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How Opioid Abuse Affects Oral Health

Aug 30, 2017

By Dean George

Substance abuse isn’t new, and neither are opioids. This well-known pain killing narcotic has been front and center in public consciousness the past year or two.

CNN cited a new Blue Cross Blue Shield in late June that estimated the number of people addicted to opioids had increased 493% from 2010 to 2016. That figure included legal prescription drugs like oxycodone and hydrocodone, as well as illegal drugs like heroin.

How Opioid Addiction Affects Oral Health

When we think of drug abuse we often think about damage to the brain, heart and lungs. These powerful opioid drugs also destroy oral health in general; specifically, the teeth and gums.

Drug addicts have more cavities and periodontal disease than the general population. According to a report from the National Institutes of Health, only 36% of addicts visit the dentist in a single year and 18% brush their teeth less than once a day.

A majority of drug addicts neglect regular oral hygiene and suffer from Xerostomia, commonly known as dry mouth. Below are seven specific reasons how opioid addiction damages oral health:

  • Opioids and opiates often cause users to grind and clench their teeth. Grinding can crack teeth and weaken the jawbone that supports your teeth.
  • Opioids reduce pain, which can lead to the user ignoring or missing painful warning signals caused by cavities or periodontal (gum) disease.
  • Injecting opioids can cause oral fungus or viral infections that harm the mouth.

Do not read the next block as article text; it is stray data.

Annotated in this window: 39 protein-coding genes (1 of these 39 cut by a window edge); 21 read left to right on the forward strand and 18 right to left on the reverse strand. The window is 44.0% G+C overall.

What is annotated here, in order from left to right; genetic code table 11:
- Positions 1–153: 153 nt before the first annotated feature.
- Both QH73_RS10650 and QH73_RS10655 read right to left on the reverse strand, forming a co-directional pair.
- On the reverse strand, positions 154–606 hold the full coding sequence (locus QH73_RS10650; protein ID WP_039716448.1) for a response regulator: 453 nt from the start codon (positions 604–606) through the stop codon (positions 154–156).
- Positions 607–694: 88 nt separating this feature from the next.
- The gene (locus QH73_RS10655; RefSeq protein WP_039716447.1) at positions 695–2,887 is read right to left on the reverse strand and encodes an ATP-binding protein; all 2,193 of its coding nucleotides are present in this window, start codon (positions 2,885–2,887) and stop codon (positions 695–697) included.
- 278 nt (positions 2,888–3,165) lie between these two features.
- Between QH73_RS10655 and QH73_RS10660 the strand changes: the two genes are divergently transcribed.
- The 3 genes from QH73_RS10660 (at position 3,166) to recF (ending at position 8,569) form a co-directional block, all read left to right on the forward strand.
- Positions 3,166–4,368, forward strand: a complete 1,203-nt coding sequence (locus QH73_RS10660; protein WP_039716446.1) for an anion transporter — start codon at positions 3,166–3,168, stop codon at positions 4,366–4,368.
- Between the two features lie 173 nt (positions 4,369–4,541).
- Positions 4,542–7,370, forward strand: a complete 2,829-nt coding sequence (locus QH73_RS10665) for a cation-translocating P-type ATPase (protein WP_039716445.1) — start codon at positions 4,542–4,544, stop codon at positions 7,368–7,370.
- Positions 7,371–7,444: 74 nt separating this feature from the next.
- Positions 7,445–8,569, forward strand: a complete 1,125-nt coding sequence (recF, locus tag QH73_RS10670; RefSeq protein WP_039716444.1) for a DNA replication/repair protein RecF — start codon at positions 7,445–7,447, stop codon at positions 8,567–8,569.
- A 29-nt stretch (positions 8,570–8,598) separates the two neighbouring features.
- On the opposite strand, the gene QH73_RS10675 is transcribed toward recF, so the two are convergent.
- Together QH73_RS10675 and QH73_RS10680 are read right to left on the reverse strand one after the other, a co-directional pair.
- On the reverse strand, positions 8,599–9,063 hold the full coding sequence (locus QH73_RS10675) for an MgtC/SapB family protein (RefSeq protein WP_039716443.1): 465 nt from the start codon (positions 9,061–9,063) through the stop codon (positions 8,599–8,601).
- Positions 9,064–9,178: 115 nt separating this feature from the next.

• Those individuals hooked on opioids often can’t afford dental visits or will choose to neglect those visits to spend the money to feed their addiction.
  • Addicts often neglect oral hygiene because the fixation on getting their next high will often replace brushing their teeth for days on end.
  • Cravings for high sugar food and beverages combined with bad oral hygiene habits rot and decay teeth.
  • Teeth and gums are often affected due to nutritional deficiencies from not eating right.

Dentists frequently must prescribe low-level opioid painkillers like Vicodin or Percocet after oral surgery procedures like wisdom teeth extractions. These drugs are believed to have played some role in contributing to the current opioid addiction crisis. As a result, the American Dental Association (ADA) has issued guidelines for opioid prescriptions to help advise dentists before prescribing them to their patients.

Sources: americanaddictioncenters.org, cnn.com, ncbi.nlm.nih.gov
Photo source: Arkansas Matters   


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